Angeline Mtsweni, 29, is nine months pregnant and expecting her second baby boy.
She says being pregnant is a wonderful feeling but the most important thing is to ensure that she and her new bundle of joy are healthy.
Mtsweni lives in Mamelodi and has been visiting the Stanza Bopape Clinic in Mamelodi, Gauteng, for antenatal visits from 14 weeks of pregnancy.
“I am very excited to be a mom again. More importantly I want to ensure that I am healthy for motherhood and my little boy is also healthy. This is why I come to my antenatal appointments,” she said.
According to the Department of Health early and quality ante- and postnatal services are an essential for mother and child’s health as it helps reduce maternal and child mortality rates.
The University of Cape Town’s Hatter Institute for Cardiovascular Research in Africa, together with the Institute for Health Metrics and Evaluation (IHME) at the University of Washington, did a study on maternal deaths.
According to the findings the number of maternal deaths has dropped from about 376 000 in 1990 to about 293 000 in 2013.
Maternal mortality in the country has dropped by almost seven per cent a year over the past decade – at 171.4 maternal deaths per 100 000 live births.
At the clinic, nurses check Mtsweni’s blood pressure and the position of the baby. She also gets health education from the clinic’s qualified nutritionist on her diet and living a healthy lifestyle.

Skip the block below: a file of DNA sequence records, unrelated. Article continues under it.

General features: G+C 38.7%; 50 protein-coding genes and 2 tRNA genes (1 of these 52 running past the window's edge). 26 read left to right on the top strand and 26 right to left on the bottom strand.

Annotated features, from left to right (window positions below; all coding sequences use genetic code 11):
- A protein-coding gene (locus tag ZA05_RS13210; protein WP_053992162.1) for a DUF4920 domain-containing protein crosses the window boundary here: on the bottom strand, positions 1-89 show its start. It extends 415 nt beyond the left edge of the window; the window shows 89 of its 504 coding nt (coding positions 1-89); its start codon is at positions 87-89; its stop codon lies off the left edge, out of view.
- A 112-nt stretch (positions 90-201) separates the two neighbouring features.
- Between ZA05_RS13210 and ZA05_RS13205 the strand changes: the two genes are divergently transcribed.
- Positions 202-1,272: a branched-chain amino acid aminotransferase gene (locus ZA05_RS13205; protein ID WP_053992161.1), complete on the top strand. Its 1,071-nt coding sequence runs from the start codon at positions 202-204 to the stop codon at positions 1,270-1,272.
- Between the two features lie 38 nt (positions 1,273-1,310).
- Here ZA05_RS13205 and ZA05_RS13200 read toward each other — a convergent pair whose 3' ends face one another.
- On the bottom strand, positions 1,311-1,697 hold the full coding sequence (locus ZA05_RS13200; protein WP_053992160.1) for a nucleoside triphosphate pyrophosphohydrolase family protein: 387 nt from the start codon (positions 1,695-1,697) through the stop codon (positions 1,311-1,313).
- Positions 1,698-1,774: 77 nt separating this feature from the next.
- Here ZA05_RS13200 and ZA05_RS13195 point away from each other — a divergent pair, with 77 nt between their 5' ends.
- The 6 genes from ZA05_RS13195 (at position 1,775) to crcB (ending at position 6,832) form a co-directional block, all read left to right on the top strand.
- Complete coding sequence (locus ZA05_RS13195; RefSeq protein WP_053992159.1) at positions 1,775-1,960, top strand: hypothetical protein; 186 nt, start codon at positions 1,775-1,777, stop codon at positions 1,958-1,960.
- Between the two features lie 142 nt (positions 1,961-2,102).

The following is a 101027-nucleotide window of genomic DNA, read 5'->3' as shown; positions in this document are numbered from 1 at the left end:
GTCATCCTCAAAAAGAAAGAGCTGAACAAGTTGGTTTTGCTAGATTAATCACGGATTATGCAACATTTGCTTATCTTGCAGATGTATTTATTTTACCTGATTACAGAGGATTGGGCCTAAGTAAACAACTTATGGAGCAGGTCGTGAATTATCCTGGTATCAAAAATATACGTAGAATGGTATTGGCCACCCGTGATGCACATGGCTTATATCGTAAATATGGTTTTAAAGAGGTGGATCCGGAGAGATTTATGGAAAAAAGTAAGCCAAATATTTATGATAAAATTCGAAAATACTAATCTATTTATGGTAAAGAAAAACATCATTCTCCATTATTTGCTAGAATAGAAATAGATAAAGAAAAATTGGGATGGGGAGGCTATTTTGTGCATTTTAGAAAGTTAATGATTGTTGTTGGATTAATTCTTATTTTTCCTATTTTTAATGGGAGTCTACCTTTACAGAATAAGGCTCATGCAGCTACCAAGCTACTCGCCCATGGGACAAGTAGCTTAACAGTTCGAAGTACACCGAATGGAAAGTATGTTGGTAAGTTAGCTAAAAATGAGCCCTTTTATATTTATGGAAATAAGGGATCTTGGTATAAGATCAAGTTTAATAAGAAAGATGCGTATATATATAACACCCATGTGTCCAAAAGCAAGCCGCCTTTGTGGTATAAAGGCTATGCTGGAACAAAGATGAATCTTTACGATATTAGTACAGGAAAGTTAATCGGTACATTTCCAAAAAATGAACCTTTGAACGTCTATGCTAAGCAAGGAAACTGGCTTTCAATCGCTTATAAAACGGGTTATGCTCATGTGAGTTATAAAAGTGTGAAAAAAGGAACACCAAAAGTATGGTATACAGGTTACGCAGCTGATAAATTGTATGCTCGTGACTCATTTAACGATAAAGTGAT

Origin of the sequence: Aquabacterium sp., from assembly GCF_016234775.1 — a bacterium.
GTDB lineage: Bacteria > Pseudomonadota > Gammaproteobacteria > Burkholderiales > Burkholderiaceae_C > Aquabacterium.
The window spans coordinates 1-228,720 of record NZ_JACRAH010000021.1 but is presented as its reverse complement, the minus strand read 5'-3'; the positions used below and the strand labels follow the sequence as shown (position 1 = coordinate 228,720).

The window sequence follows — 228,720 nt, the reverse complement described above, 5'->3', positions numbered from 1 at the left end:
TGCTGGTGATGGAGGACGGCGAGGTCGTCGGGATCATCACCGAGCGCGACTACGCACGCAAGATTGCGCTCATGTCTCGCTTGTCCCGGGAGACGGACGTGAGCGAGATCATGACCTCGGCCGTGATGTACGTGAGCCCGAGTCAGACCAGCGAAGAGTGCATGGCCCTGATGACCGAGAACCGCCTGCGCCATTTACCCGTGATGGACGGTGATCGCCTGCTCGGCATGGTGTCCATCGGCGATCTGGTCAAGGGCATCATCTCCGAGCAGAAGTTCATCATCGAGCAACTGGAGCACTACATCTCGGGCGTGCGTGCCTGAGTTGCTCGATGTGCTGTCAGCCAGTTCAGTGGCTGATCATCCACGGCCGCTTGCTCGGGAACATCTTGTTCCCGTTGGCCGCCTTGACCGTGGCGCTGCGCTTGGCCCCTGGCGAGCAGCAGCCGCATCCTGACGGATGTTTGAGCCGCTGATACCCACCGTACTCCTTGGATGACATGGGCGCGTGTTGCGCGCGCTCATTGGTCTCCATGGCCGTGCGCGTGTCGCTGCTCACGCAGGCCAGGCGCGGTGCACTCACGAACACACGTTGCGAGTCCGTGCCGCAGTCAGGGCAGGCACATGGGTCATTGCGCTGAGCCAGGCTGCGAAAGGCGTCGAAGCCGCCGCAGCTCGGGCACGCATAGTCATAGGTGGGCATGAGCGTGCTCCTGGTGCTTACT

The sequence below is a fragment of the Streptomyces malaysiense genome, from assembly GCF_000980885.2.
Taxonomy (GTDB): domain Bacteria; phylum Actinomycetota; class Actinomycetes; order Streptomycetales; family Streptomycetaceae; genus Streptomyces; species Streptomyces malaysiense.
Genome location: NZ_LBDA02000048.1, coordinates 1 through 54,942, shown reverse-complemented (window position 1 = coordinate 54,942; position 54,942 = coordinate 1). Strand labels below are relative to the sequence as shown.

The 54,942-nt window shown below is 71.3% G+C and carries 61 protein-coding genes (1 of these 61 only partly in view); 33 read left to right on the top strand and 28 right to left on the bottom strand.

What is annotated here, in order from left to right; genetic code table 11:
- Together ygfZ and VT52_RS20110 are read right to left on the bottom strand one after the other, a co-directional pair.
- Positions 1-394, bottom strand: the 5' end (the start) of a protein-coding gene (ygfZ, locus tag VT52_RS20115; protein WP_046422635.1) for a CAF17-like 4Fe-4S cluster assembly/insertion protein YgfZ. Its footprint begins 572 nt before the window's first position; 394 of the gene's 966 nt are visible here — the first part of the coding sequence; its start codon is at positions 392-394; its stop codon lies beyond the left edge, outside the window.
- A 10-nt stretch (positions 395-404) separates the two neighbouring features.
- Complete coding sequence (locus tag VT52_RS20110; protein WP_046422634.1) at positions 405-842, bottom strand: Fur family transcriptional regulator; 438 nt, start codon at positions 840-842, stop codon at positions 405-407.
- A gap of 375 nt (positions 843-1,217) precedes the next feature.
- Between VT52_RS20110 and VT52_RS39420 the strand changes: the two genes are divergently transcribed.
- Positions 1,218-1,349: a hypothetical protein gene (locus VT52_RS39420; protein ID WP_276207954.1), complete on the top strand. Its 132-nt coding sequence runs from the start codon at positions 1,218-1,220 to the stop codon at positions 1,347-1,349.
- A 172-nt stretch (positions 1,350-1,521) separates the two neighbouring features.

“If there is a problem with the baby the nurses refer us to a regional hospital to be further examined by a specialist.”
Mtsweni says she is aware that attending antenatal appointments helps prevent maternal deaths.
“I always encourage other young pregnant mothers to go to their visits because the nurses give the best possible advice when examining us.”
Noria Matlala, who is a midwife at the clinic, says the antenatal care programme has received a good response from the community.
“We have very few women delivering their babies without undergoing the programme. In one day we get between 50 and 60 pregnant women attending the programme.”
When pregnant women visit the clinic nurses confirm the pregnancy if it is their first visit, monitor the blood pressure and weight of the mother-to-be and give the estimated date of delivery.
“We encourage them to come for follow up visits. We also give them supplements, educate them on what to eat and the importance of exercise. They visit the clinic every six weeks and if the need arises we refer the women to the hospital.”
Matlala says the antenatal programme is a big help for the community.
“There are few unplanned deliveries and fewer women dying because of complications during labour."
In 2000, global leaders committed themselves to meeting eight Millennium Development Goals (MDGs) by 2015.
The MDGs include halving extreme poverty rates, curbing the spread of HIV and AIDS and providing universal primary education, all by the target date of 2015.
Reducing child mortality and improving maternal mortality falls under MDG 5 and remains an area of focus for the Department of Health.
MDG 5 also calls for a 75 per cent reduction in maternal deaths by 2015.
During his recent Budget Vote, Health Minister Aaron Motsoaledi said the international health fraternity agreed that there should be a second world health agenda beyond 2015.
Minister Motsoaledi said this agenda had to pursue three goals:
- MDGs related to child mortality, maternal mortality and the fight against HIV and AIDS, TB and Malaria should continue far beyond 2015.
- The world must decisively deal with the risk factors that cause non-communicable diseases, which are fuelled by factors such as smoking, harmful use of alcohol, poor diet and lack of exercise.
- Every country should introduce universal health coverage. For its part, South Africa is currently piloting the National Health Insurance.